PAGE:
When I first got back to Wall Street, I couldn’t work as much as before, I didn’t have the concentration. So all of a sudden I could go home earlier and I started taking evening classes in photography. I met people who were not in the cult of Wall Street. They read novels and listened to Bob Dylan. At one class, I met a social worker who took me under his wing and brought me to another place where people had serious aspirations to a creative life. There I met a photographer named Arthur Freed. He taught at the Pratt Institute but he had evening classes in his loft above a bar called The Village Purple Onion. We’d sit around and people smoked pot, and talked about philosophy, about Nietzsche. I had no idea what those words even meant.

You were attracted to that scene?

Let me tell you what the most attractive thing is for me. If someone likes me, then I am probably going to like them. I have to be honest about it. They liked me. I was different from them. All these people were college educated and I wasn’t, I had tremendous knowledge about Wall Street and I also had a kind of street credibility that they could never, not even in their wildest dreams, touch. I grew up in housing projects, I’d been arrested. So, I was an exotic to them.

They liked me, so I liked them. I wasn’t that discerning. It’s not as though I made these life decisions. Wonderful things kept happening to me. I spent a few days with Tennessee Williams back then. How in the world would I get to meet Tennessee Williams and hang out with him 24 hours a day? But that kind of thing just happened. And it had a tremendous influence on me. I was always lucky, that way.

I was out, always out. I only went home to sleep and then go out again.

When did you decide to pursue photography full time, not just as a hobby?

After my recuperation, I worked hard and finally got my position on Wall Street back. And then, one day in September of 1971 I went to work like I always did, I did everything exactly the way I always did it. I walked into the trading floor. I would always go say good morning to my boss and then go to my own post. That morning— I can picture it— as I walked towards him I realized it, and I just blurted out: “I don’t want to be you anymore.”

You should understand that I was a prima donna. I had quit before, usually at night, drinking. But this time, I meant it. As I walked away, he started yelling at me, and I just shrugged. I got home and I was still living with my mother, I had nothing. I didn’t know what to make of my life. I thought, “what am I doing here?” I stayed home and got drunk for weeks.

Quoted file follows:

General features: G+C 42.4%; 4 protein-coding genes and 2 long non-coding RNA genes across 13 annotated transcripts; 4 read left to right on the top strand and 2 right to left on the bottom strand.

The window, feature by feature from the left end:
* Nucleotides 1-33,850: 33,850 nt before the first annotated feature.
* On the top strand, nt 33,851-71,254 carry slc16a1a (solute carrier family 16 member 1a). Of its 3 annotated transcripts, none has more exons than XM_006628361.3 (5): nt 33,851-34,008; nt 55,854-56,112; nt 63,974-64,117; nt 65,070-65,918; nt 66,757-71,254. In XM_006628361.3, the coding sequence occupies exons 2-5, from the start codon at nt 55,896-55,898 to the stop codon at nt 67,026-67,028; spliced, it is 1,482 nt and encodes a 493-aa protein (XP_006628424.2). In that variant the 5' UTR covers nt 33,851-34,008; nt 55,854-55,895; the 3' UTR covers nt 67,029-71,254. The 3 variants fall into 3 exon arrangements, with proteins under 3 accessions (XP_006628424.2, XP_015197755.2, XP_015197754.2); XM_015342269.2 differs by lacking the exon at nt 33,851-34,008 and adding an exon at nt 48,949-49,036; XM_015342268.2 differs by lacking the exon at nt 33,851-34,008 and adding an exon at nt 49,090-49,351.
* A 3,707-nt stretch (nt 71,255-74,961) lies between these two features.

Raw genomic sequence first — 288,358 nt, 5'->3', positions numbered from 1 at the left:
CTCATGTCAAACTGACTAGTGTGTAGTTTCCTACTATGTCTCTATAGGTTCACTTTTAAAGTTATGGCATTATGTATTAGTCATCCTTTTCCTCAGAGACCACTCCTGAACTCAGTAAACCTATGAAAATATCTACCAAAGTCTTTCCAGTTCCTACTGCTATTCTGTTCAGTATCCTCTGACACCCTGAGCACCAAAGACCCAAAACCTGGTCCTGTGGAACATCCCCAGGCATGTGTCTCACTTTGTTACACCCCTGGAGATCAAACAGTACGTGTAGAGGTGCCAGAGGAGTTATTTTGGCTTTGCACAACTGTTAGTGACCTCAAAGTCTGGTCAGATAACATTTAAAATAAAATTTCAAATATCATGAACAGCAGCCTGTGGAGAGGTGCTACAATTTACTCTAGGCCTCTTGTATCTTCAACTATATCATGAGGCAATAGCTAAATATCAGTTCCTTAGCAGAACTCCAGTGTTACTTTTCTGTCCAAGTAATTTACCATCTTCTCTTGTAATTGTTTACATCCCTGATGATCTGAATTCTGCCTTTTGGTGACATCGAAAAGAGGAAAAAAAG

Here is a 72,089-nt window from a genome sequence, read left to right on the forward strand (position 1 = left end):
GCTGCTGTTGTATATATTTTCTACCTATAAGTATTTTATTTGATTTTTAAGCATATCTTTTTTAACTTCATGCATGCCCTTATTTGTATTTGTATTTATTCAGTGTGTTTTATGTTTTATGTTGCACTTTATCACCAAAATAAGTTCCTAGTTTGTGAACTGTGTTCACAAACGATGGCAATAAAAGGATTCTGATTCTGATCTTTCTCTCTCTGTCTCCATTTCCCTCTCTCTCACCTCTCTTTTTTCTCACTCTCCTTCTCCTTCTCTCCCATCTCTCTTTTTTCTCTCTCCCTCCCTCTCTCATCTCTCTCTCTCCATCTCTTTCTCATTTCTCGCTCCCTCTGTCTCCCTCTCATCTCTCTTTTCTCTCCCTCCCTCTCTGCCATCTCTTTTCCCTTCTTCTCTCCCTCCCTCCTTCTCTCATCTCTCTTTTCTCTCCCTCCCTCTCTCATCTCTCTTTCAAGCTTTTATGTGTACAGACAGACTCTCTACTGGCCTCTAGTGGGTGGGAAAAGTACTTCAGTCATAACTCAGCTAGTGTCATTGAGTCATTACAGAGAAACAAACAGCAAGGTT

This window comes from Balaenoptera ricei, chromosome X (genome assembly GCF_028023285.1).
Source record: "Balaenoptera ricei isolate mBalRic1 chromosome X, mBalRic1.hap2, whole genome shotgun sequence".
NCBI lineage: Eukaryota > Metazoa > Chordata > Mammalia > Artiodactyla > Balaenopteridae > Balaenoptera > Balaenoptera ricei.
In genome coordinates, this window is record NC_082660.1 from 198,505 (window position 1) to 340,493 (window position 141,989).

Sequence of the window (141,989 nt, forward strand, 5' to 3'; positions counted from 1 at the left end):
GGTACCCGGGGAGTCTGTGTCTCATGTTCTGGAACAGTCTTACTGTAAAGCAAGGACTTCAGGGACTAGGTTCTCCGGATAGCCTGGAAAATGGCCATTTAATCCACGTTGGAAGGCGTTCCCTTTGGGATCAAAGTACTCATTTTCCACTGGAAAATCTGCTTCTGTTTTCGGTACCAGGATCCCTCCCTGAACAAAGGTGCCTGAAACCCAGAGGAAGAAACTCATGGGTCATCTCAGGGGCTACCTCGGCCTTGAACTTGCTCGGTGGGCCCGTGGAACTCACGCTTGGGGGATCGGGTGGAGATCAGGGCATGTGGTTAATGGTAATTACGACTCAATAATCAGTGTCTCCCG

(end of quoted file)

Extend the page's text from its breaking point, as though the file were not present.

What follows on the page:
From "Enduring Justice"

What was your first move after quitting your Wall Street job?

I moved out of my mother’s place. I rented a storefront barbershop in Brooklyn. I put all this time and money into fixing the place up. I built a kitchenette, learned plumbing, put up sheetrock, built a dark room. This was going to be my future. I was going to be a photographer. My mother came to say goodbye to me there before she left for the little house in the country that I had bought for her with my Wall Street money– I gave all my money to my mother. Well, at the same time, the superintendent of the property was inspecting the work I had done and said to his wife in Sicilian that now that I had finished the work, he was going to evict me and rent it out for a lot more money. I didn’t understand him, but my mother did. All of a sudden she started screaming at this man. I learned the truth. I had to move out that very day. I moved into a little walk-in basement apartment instead. I didn’t know what I was going to do.

Then I found out that there was a job open as a teaching assistant/dark room assistant at the Pratt Institute. I interviewed and got the job. And that is how I supported myself. About 70 dollars a week. It was nothing, even back then.

And you kept making photographs?

I was always photographing. This is another thing about me that is a little different from other people I encounter in the arts. I come from a working class background. My understanding is that whatever you are doing, you do every day. You do it until the job is done or you’re exhausted and then you can have a drink in the evening. I don’t understand waiting for inspiration. I don’t understand trying to be great all the time. I understand practicing one’s medium, doing the best you can, chipping away at it since the result is always cumulative. Some days I don’t have it when I photograph and other days things go extremely well. But once I am finished, I feel the same on either day. The day’s work is finished.

When you’re a trader, there are some days when everything goes well and there are some days when the world just goes against you. Say a pipeline blows in Alaska and makes the stocks you’ve been trading at a high price worthless all of a sudden. It just happens! So, you have a drink at the end of the day and you talk to your buddies and then you go and start all over again.